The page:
Italy Ups Pressure on Benettons With Letter to End Road Contract

(Bloomberg) -- Italy began the process to take away Autostrade per l’Italia’s toll-road concession, stepping up pressure on the Benetton family-controlled company to make amends following a bridge disaster that killed at least 38 people.

The populist government wants to use the deadly bridge collapse in Genoa to make changes in the way the privatized road system is managed, Transport Minister Danilo Toninelli wrote on his Facebook page Friday.

“We want to change everything. We want to do it because human lives come before corporate profits,” Toninelli wrote. “Because the security of citizens comes before dividends to shareholders.”

Toninelli and other government ministers have lashed out forcefully against the Atlantia SpA unit and its managers in the wake of Tuesday’s disaster, which has disrupted commerce and road travel in the Genoa region and raised questions about maintenance of public infrastructure that’s been in private hands for decades. Toninelli on Wednesday called for the Autostrade’s top managers to resign.

Meanwhile, talks are under way with Deputy Prime Minister Matteo Salvini for the company to pay a fine and pay restitution to avoid revocation of the lucrative concession.

The government will determine who was responsible for what happened “and to punish the guilty,” Toninelli wrote. A special committee has been established to make technical checks and review where Autostrade was at fault, he wrote.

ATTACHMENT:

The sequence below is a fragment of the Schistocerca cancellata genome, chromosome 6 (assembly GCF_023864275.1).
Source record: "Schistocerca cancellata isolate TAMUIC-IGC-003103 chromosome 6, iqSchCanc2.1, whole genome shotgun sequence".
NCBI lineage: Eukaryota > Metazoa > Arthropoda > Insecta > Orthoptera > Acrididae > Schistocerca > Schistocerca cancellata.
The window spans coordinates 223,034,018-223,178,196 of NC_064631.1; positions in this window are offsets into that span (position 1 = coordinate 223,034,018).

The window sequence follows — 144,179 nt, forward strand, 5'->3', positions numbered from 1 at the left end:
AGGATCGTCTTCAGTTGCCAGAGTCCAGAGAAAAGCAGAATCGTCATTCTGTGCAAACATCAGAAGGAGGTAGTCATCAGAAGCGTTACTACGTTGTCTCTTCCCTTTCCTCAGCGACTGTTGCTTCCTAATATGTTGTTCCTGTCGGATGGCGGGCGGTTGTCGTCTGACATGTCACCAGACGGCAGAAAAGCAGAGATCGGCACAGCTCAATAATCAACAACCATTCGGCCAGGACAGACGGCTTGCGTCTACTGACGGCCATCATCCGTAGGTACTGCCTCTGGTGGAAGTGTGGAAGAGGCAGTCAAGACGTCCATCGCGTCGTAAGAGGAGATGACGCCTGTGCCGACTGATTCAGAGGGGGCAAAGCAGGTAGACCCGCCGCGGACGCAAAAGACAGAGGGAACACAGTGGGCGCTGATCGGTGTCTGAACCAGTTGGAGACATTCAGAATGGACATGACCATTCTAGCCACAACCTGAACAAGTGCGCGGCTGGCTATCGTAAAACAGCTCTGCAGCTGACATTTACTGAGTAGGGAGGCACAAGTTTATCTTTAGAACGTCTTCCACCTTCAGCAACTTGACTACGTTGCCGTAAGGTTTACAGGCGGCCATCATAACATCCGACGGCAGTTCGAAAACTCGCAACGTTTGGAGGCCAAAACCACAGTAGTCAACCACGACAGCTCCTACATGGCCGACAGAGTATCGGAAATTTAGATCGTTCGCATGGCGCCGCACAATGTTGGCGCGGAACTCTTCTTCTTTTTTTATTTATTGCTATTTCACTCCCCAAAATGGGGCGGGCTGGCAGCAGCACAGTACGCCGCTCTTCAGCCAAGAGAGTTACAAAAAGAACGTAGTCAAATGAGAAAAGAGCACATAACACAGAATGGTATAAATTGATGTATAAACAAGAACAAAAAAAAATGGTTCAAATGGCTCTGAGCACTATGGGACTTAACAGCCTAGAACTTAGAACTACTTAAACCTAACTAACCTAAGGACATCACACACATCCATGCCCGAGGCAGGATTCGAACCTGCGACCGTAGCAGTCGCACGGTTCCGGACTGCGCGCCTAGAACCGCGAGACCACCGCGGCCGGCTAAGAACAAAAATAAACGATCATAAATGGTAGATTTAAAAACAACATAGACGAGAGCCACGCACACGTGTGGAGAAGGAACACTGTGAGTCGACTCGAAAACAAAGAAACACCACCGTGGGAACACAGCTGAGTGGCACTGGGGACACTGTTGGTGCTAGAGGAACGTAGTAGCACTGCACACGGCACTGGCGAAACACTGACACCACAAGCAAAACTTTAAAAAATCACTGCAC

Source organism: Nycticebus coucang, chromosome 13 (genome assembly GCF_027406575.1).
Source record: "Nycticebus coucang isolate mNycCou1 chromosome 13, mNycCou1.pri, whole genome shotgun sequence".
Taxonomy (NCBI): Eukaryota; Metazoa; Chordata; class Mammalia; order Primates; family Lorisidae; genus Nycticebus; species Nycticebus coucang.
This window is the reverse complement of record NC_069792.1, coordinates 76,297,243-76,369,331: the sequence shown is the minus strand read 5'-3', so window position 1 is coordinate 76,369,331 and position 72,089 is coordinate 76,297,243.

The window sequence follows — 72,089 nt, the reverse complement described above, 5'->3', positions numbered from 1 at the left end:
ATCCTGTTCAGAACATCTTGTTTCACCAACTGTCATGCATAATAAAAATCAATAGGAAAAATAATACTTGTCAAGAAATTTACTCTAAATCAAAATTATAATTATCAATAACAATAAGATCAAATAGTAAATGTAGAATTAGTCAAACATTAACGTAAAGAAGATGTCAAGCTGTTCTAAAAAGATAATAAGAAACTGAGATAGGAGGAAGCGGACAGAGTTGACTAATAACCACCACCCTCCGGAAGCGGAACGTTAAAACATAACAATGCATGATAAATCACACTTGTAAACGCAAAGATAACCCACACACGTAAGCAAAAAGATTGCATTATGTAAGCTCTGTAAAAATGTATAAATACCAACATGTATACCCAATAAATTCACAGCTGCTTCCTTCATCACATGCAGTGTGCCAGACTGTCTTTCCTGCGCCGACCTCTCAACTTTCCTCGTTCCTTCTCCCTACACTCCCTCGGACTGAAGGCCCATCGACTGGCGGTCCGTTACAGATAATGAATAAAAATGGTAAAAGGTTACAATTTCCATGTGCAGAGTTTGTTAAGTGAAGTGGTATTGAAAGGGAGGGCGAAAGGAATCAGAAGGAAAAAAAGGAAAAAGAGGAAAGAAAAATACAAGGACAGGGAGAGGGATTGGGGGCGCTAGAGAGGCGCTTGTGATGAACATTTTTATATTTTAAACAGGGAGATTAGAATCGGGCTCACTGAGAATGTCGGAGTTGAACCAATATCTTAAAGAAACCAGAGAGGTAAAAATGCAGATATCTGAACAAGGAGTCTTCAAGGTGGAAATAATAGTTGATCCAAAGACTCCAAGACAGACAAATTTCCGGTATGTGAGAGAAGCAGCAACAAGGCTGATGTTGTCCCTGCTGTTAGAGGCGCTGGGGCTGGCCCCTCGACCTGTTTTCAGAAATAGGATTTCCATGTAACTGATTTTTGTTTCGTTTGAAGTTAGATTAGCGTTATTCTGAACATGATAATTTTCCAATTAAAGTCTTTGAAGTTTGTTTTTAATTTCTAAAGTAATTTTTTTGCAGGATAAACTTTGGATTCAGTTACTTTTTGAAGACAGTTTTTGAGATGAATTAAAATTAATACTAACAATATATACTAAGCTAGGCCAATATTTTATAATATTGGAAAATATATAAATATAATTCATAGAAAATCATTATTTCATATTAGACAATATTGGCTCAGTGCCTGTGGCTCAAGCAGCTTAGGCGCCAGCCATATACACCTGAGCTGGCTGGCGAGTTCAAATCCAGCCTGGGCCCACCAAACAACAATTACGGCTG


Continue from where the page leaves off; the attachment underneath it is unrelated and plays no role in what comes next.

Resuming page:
Managers of other infrastructure must report to the ministry by Sept. 1 any risks they find and what will be done to to address them, he wrote. Autostrade has been asked to provide a report within 15 days on the maintenance steps it took at the fallen Morandi bridge. “We also expect that Autostrade will be shown to be collaborative on possible initiatives to compensate damages to people and goods, naturally at its expense."

Prime Minister Giuseppe Conte said separately that the government will make sure that a portion of the profit private companies make running Italy’s roads and bridges will be reinvested in those facilities.

“We heard that Autostrade per l’Italia would be available to rebuild the bridge at its expense,” Conte wrote. “If this proposal is formalized, the government will evaluate it, but it won’t back away from asserting the voice of all the victims of this terrible tragedy.”

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